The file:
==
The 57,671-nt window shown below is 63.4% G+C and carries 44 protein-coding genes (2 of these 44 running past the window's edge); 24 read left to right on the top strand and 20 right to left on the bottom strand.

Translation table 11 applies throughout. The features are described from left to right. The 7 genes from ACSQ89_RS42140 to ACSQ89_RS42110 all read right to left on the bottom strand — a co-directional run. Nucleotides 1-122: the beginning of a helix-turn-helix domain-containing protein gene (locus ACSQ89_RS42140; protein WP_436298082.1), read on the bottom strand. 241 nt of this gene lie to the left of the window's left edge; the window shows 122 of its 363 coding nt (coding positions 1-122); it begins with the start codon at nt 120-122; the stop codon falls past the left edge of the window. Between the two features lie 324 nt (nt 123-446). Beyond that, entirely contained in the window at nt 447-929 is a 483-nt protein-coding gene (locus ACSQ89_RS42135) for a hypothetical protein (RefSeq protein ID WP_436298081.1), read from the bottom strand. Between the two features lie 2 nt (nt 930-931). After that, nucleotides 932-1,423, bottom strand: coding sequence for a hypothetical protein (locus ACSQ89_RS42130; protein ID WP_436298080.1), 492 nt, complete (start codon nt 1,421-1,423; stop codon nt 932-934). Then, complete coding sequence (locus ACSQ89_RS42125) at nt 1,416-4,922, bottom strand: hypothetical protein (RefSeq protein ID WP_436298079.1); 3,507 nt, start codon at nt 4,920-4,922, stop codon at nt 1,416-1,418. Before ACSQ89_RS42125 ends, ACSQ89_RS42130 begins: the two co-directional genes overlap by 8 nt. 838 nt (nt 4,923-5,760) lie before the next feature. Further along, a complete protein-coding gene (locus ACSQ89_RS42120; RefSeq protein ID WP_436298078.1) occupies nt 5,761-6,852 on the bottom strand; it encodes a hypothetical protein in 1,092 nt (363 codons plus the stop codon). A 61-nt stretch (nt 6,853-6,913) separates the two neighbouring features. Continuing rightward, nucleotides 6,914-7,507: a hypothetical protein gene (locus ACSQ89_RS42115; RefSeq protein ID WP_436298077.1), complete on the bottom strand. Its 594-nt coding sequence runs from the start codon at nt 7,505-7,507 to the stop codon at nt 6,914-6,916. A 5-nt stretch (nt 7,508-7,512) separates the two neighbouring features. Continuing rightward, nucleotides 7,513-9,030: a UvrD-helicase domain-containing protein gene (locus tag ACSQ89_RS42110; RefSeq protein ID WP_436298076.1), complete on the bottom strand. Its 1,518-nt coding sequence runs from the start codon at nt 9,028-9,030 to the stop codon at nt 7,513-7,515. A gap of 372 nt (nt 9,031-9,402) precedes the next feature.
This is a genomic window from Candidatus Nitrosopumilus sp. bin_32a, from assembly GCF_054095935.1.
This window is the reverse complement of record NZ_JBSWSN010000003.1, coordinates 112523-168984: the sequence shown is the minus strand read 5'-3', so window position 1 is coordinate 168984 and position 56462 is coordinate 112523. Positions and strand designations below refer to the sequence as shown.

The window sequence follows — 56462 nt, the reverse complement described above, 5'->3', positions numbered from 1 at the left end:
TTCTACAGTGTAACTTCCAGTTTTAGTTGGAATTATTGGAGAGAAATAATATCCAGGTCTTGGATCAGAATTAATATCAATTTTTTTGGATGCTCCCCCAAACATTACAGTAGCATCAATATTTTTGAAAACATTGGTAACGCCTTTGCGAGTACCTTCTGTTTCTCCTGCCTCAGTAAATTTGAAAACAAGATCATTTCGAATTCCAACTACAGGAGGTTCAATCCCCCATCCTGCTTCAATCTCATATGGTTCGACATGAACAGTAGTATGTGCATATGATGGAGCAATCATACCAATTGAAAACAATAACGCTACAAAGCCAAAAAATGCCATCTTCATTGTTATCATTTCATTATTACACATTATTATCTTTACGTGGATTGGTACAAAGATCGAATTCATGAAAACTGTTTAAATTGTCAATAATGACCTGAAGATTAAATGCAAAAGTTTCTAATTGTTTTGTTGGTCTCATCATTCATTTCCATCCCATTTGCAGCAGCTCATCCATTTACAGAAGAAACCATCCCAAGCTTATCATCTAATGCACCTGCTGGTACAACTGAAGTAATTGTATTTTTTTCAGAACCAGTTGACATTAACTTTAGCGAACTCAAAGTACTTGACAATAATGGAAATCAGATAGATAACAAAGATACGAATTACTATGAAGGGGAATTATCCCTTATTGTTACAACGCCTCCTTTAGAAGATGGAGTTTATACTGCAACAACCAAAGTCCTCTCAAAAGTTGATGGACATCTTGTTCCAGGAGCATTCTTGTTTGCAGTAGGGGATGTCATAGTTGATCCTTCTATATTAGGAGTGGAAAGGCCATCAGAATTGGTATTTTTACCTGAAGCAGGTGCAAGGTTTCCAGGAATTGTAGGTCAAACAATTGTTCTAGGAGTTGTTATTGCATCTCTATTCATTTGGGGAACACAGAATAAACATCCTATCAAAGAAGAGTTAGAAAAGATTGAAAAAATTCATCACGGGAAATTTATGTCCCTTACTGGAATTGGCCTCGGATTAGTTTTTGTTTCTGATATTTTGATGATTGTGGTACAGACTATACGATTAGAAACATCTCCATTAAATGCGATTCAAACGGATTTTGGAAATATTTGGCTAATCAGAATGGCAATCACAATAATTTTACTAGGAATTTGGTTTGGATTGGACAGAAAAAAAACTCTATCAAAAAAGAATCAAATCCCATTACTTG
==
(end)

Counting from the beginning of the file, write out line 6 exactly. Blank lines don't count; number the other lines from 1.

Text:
TTCTACAGTGTAACTTCCAGTTTTAGTTGGAATTATTGGAGAGAAATAATATCCAGGTCTTGGATCAGAATTAATATCAATTTTTTTGGATGCTCCCCCAAACATTACAGTAGCATCAATATTTTTGAAAACATTGGTAACGCCTTTGCGAGTACCTTCTGTTTCTCCTGCCTCAGTAAATTTGAAAACAAGATCATTTCGAATTCCAACTACAGGAGGTTCAATCCCCCATCCTGCTTCAATCTCATATGGTTCGACATGAACAGTAGTATGTGCATATGATGGAGCAATCATACCAATTGAAAACAATAACGCTACAAAGCCAAAAAATGCCATCTTCATTGTTATCATTTCATTATTACACATTATTATCTTTACGTGGATTGGTACAAAGATCGAATTCATGAAAACTGTTTAAATTGTCAATAATGACCTGAAGATTAAATGCAAAAGTTTCTAATTGTTTTGTTGGTCTCATCATTCATTTCCATCCCATTTGCAGCAGCTCATCCATTTACAGAAGAAACCATCCCAAGCTTATCATCTAATGCACCTGCTGGTACAACTGAAGTAATTGTATTTTTTTCAGAACCAGTTGACATTAACTTTAGCGAACTCAAAGTACTTGACAATAATGGAAATCAGATAGATAACAAAGATACGAATTACTATGAAGGGGAATTATCCCTTATTGTTACAACGCCTCCTTTAGAAGATGGAGTTTATACTGCAACAACCAAAGTCCTCTCAAAAGTTGATGGACATCTTGTTCCAGGAGCATTCTTGTTTGCAGTAGGGGATGTCATAGTTGATCCTTCTATATTAGGAGTGGAAAGGCCATCAGAATTGGTATTTTTACCTGAAGCAGGTGCAAGGTTTCCAGGAATTGTAGGTCAAACAATTGTTCTAGGAGTTGTTATTGCATCTCTATTCATTTGGGGAACACAGAATAAACATCCTATCAAAGAAGAGTTAGAAAAGATTGAAAAAATTCATCACGGGAAATTTATGTCCCTTACTGGAATTGGCCTCGGATTAGTTTTTGTTTCTGATATTTTGATGATTGTGGTACAGACTATACGATTAGAAACATCTCCATTAAATGCGATTCAAACGGATTTTGGAAATATTTGGCTAATCAGAATGGCAATCACAATAATTTTACTAGGAATTTGGTTTGGATTGGACAGAAAAAAAACTCTATCAAAAAAGAATCAAATCCCATTACTTG